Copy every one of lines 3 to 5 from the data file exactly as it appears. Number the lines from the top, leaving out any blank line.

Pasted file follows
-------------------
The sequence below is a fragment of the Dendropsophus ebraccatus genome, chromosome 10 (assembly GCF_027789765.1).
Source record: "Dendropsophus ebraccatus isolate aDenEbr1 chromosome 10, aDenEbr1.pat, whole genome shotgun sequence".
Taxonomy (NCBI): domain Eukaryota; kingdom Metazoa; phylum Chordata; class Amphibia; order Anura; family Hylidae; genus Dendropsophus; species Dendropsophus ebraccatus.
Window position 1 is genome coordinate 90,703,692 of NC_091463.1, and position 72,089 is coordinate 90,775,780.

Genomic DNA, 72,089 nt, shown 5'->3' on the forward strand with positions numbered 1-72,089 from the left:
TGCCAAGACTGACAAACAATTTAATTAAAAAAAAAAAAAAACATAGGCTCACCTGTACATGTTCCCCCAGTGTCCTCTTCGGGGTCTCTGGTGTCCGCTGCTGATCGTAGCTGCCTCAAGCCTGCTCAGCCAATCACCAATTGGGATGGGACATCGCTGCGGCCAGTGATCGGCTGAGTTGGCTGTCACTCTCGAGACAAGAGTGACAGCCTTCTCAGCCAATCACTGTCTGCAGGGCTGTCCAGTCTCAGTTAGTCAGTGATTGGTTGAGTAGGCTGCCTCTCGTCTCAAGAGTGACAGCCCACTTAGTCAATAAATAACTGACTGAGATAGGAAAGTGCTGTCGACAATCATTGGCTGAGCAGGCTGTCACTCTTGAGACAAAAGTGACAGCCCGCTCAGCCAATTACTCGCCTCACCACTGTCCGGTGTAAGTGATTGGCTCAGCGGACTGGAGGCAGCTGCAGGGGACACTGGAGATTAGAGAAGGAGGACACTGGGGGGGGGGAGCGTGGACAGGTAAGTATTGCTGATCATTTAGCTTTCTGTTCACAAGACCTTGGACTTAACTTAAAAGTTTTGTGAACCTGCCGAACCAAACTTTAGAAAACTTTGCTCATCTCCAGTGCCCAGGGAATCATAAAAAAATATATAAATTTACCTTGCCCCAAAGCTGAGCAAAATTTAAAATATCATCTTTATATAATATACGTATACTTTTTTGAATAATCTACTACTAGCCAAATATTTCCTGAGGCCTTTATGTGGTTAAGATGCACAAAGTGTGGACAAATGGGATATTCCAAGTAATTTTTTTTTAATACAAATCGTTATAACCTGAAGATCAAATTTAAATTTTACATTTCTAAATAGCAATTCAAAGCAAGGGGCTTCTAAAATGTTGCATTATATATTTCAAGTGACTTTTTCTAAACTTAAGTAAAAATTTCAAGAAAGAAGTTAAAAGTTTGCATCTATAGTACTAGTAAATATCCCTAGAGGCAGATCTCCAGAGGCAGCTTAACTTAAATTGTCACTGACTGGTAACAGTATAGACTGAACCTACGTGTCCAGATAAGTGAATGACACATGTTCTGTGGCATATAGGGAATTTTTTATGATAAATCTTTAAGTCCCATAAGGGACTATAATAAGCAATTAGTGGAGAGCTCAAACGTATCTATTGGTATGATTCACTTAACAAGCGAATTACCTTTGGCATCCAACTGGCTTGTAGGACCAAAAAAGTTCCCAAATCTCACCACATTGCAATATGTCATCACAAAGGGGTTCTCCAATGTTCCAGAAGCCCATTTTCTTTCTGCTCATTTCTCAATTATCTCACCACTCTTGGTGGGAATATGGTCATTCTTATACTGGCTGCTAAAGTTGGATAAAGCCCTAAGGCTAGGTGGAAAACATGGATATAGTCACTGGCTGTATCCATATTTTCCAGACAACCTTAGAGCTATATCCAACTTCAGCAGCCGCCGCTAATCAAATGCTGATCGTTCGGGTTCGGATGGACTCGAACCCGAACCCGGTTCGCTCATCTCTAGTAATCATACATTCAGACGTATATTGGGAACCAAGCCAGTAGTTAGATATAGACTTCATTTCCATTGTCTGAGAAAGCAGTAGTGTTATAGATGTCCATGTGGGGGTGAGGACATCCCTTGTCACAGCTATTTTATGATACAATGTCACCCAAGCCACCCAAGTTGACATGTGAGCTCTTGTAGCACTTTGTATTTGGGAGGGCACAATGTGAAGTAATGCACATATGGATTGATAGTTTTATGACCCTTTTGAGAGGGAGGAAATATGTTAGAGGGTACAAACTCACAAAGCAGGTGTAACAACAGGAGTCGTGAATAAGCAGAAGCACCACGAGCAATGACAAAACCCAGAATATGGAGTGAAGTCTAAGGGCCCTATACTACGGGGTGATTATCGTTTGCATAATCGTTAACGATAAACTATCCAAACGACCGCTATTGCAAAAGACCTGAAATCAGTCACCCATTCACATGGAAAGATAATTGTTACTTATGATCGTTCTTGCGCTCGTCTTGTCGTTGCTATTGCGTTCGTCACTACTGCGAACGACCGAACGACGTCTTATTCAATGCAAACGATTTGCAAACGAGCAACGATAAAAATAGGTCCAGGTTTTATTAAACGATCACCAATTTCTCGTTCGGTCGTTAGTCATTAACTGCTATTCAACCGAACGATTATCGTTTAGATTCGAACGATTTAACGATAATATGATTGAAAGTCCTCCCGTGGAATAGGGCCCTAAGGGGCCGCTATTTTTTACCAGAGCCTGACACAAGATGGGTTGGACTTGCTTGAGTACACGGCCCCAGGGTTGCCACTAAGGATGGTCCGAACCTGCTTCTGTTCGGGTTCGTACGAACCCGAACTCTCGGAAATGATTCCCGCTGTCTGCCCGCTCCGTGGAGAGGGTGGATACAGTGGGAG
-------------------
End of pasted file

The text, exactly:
Taxonomy (NCBI): domain Eukaryota; kingdom Metazoa; phylum Chordata; class Amphibia; order Anura; family Hylidae; genus Dendropsophus; species Dendropsophus ebraccatus.
Window position 1 is genome coordinate 90,703,692 of NC_091463.1, and position 72,089 is coordinate 90,775,780.

Genomic DNA, 72,089 nt, shown 5'->3' on the forward strand with positions numbered 1-72,089 from the left: